Czechoslovakia is one of the most popular places for film students to do their study abroad, since in Prague it has one of the most well respected film schools in the world. Despite this, Czechoslovakia’s reputation for actual filmmaking in the United States is minimal. While filmmakers such as Miloš Forman and Jan Švankmajer have followings, František Vláčil does not, despite making what is commonly referred to in the native land as the best film that country has ever produced, Marketa Lazarová.

In Marketa Lazarová, a feud between two rival medieval clans causes war amongst them. One of the clans’ kings has a daughter whom he loves dearly and has the intention of keeping her a virgin permanently so that she could join a nunnery to become a nun. This all changes when a robber kidnaps her from the rival clan and is raped; therefore denying her access to become a nun and therefore adding an extra tension to the ongoing war.

The film is by all accounts grand in its scope, with every moment in the film feeling large. This comes in part from the cinematography, which uses black and white to great effect, and the mise-en-scène, which is filled primarily by larger-then-life sets that feel authentic to the time and the landscape of Czechoslovakia’s forests.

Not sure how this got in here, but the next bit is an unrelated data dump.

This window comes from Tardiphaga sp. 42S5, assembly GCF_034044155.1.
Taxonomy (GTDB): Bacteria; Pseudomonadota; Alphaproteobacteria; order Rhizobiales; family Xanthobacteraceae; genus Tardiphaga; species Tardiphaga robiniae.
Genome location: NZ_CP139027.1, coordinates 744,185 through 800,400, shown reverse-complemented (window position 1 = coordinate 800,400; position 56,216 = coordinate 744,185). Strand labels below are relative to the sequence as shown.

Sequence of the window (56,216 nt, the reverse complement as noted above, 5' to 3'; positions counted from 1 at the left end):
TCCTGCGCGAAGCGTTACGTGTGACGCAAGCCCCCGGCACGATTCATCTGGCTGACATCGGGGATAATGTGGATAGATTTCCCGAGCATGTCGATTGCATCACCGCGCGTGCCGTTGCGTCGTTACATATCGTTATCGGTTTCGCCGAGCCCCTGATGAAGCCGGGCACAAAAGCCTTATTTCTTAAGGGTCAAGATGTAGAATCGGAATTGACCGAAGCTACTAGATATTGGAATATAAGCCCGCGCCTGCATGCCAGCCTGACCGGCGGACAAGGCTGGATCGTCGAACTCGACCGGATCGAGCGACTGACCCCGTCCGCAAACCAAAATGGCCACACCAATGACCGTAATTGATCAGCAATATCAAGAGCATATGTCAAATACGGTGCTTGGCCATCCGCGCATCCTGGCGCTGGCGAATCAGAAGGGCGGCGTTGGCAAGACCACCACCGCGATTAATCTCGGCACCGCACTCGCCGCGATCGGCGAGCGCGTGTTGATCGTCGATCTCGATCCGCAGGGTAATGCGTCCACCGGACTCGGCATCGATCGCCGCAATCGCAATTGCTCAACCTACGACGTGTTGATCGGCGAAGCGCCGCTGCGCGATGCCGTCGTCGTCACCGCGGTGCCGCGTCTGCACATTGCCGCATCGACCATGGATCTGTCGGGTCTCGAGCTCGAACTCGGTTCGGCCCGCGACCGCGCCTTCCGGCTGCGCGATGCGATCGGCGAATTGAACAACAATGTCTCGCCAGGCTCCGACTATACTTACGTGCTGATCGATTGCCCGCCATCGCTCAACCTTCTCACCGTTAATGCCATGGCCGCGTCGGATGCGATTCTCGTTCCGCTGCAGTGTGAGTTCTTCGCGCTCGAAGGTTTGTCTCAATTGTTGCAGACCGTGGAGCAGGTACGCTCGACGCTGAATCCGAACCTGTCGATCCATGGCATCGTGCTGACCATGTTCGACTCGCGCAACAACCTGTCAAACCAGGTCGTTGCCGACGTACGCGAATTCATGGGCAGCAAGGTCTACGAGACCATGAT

Marketa Lazarová is also very trance-like in the way the events and characters unfold. For some this experience may be overwhelming, but for others it is a rewarding and hypnotic experience that will not be forgotten easily.

Marketa Lazarová is currently available on DVD, Blu Ray, and Hulu through the Criterion Collection.

 

9. The Only Son (Dir. Ozu Yasujiro, 1936)

The Only Son (1936)

Ozu Yasujiro is recognized as one of the greatest filmmakers of all time. His films are defined by their examination of the family dynamic and his later films feature the backdrop of a Post WWII Japan. One of his very best films is his first sound film, The Only Son, one of his least talked about films.

The Only Son is about a widowed mother who, on the brink of poverty, sacrifices everything she owns to send her intelligent son to school in hopes that he will have a successful future. Years later, she goes to visit him and discovers he is poor and not living up to his potential, working as a night school teacher. This results in emotional conflict between the mother and son that unfolds as the film progresses.